Part of experiencing “guilt” and “shame” has to do with understanding time passing, and being able to remember what happened in the past. Dogs really don’t grasp that… you may have noticed that your dog is thrilled to see you no matter how much time has elapsed. In some cases it can even be just walking around the yard. If your dog is SUPER thirsty, but you only give the dog half a cup of water, it can’t see into the future and understand that it’s not enough water. The dog will simply drink it and still be thirsty. And as the author has pointed out, unless your “correction” (HOPEFULLY NOT HITTING THE DOG) happens nearly simultaneously, the dog will not understand why the correction happened. This is why, in operant conditioning, one must use a good reinforcer AS the animal is performing the desired behavior. Your timing is really critical. In the case of operant conditioning of course one is using only positive reinforcement; one does not punish in this system of behavior modification.

    But a sense of guilt or shame does not come into it at all, for the dog. A human might imagine (something else dogs can’t really do) how *they* would feel in the same situation, but frankly, human behavior is not the “best” or the “top” behavior. It’s just the behavior that humans happen to have. It does not therefore follow that every single animal on the planet feels exactly the same way about things that humans do.

  4. says

    @kestrel -- I see no evidence that humans learn guilt and shame through anything other than operant condition.

    We want to privilege human emotions; denying that other animals also feel is essential to our human supremacy.

  5. file thirteen says

    How do you know when a person internally feels any emotion they’re expressing? Some people can shed tears on demand. Since we can’t tell, we make the easiest assumption: assume the person is feeling the emotion they display unless we have reason to think otherwise.

    My dog, while recovering from anaesthetic, defacated inside. I cleaned up the mess without rebuking it for something I knew it could not help, but to me, with my ignorant human perspective, it looked very ashamed. I could ascribe other emotions to it, but do I really need to?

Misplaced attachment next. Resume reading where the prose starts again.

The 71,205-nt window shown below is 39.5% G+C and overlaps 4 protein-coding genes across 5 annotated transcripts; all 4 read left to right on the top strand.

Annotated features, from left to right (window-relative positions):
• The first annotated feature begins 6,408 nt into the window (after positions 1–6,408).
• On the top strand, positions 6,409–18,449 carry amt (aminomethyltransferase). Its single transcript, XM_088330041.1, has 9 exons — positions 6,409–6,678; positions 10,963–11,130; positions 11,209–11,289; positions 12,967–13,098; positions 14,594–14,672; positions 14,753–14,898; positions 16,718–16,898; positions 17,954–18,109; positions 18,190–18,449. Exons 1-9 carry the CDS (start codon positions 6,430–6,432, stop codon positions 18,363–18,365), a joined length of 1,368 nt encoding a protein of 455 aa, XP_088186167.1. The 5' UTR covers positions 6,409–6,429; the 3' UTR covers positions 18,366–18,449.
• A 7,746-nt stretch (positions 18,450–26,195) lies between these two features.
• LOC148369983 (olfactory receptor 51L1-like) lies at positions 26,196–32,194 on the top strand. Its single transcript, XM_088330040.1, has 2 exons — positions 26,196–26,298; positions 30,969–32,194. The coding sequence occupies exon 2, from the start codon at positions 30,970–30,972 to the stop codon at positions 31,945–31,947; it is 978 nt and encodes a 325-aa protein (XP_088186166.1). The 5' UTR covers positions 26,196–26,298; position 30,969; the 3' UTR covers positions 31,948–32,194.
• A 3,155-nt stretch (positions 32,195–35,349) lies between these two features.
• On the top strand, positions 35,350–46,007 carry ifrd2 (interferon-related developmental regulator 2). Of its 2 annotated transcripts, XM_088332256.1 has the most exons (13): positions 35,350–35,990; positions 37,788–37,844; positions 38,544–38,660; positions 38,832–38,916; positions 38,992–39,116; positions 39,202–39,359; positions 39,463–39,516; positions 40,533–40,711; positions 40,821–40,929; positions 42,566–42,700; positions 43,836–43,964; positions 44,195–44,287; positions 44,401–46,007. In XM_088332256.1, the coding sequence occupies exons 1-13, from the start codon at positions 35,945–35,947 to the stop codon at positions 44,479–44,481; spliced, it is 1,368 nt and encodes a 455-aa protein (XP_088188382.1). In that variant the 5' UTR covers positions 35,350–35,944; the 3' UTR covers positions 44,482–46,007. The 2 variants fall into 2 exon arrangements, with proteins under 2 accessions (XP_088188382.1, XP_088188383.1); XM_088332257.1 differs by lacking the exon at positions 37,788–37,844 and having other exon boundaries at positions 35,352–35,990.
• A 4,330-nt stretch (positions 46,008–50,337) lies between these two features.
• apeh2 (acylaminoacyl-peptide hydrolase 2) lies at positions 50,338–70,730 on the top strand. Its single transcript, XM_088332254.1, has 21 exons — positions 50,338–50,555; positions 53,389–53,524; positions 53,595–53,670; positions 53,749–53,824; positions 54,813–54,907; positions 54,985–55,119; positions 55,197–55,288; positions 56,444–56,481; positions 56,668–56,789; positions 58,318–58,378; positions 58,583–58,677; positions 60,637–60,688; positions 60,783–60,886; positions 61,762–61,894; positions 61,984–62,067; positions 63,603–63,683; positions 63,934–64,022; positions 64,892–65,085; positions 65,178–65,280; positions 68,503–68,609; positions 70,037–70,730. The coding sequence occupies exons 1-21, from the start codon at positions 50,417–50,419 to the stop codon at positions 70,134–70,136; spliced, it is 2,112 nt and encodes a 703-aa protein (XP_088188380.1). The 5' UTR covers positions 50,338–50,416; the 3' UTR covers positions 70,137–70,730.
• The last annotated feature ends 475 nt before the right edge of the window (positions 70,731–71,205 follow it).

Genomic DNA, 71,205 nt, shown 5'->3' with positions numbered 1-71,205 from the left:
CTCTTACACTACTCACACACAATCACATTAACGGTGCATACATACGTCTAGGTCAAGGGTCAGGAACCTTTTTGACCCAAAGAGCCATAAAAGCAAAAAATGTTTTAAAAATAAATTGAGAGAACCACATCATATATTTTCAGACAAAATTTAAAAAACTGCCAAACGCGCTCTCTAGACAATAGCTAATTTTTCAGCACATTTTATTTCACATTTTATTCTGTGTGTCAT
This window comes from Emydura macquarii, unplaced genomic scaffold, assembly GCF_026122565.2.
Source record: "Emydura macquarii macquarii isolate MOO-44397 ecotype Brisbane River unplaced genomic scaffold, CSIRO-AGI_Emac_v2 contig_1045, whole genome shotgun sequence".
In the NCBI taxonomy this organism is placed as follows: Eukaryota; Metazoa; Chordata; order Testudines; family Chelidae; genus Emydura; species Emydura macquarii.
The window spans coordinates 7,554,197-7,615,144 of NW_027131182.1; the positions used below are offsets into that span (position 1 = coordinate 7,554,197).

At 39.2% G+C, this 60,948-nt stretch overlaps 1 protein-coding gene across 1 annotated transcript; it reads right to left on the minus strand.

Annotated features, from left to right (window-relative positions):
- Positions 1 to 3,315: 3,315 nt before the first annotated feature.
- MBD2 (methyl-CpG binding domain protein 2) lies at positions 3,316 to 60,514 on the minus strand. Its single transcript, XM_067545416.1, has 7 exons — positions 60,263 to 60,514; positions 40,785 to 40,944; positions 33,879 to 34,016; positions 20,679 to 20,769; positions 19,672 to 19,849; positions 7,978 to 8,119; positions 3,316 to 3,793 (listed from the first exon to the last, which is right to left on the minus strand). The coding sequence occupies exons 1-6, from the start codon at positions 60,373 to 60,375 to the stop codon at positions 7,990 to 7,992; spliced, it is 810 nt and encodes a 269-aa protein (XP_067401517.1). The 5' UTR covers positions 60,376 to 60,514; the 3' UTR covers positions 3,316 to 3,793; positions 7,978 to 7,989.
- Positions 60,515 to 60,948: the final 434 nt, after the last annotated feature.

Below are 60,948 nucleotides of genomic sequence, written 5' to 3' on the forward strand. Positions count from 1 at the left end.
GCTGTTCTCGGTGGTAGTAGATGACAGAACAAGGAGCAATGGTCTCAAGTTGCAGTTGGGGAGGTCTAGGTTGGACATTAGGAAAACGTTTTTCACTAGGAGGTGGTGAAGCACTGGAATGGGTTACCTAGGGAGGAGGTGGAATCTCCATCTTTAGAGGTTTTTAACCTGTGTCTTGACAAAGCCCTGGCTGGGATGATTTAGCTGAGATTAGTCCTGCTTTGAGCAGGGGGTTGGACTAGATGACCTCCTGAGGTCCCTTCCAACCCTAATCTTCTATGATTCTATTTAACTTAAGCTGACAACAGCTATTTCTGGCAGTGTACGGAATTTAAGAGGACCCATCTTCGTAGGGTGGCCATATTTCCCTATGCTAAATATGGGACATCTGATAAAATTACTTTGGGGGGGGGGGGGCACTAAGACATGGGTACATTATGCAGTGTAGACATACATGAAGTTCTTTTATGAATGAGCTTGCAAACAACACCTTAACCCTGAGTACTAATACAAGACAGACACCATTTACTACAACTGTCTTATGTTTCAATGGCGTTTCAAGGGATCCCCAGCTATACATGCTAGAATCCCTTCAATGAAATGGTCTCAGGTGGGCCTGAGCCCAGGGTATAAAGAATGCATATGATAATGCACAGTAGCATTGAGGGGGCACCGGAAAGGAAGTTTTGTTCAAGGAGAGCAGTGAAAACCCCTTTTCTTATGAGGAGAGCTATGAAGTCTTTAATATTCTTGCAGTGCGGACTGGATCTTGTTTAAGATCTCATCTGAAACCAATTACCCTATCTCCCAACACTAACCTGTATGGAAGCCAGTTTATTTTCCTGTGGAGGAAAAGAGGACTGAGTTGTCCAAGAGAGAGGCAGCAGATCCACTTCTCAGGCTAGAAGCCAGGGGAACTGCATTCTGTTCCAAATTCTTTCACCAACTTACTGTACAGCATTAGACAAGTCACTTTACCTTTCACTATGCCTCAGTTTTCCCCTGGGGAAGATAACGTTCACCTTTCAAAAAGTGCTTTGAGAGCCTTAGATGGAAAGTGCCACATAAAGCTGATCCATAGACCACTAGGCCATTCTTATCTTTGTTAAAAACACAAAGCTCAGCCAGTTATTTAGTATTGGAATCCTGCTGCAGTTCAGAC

6. kestrel says

    @Marcus: I think you’ve taken my point backwards… I am suggesting that what animals feel is what they feel and what humans feel is what humans feel. Assuming that human feelings are the gold standard, and that all other animals have to or do feel exactly the way we do, is to me the wrong idea. Maybe goat’s feelings are the best ones! Maybe the way Great Horned owls live is the best way! What I see people doing is trying to turn an animal into a pretend human so they can value it more -- I think the animal is valuable exactly the way it is, there is no need to try and project my own feelings on it to make it more valuable or important.

    There is also danger in turning an animal into a pretend human. If you don’t understand its nature and behavior and try and treat it like it’s a human, you can even end up causing its death. For example kangaroo rats are highly territorial, and if you are keeping them confined for some reason and think they are “lonely” and put several kangaroo rats together, in the morning you will wake up to one battered and bloody survivor, who has finally succeeded in driving the intruders out. Even though a human would feel lonely a kangaroo rat feels differently and we need to honor that.

  7. Mano Singham says

    Rob @#7 is right.

    Baxter the Wonder Dog almost never does anything that merits a reprimand and on the rare occasion that he does, he looks so cute that one simply does not have the heart to admonish him except in the gentlest way, like ruffling the top of his head and saying “Why did you do that?”

    But I should have posted a photo of him and have updated the post to do so.

  8. lanir says

    I grew up with dogs and have a fair amount of experience with them. Later in life I’ve become more of a cat person but I’ve been around dogs for almost half my life now. The last few years or so a close friend has been digging into behavioral psychology and how it applies to dogs so I’ve had peripheral exposure to that.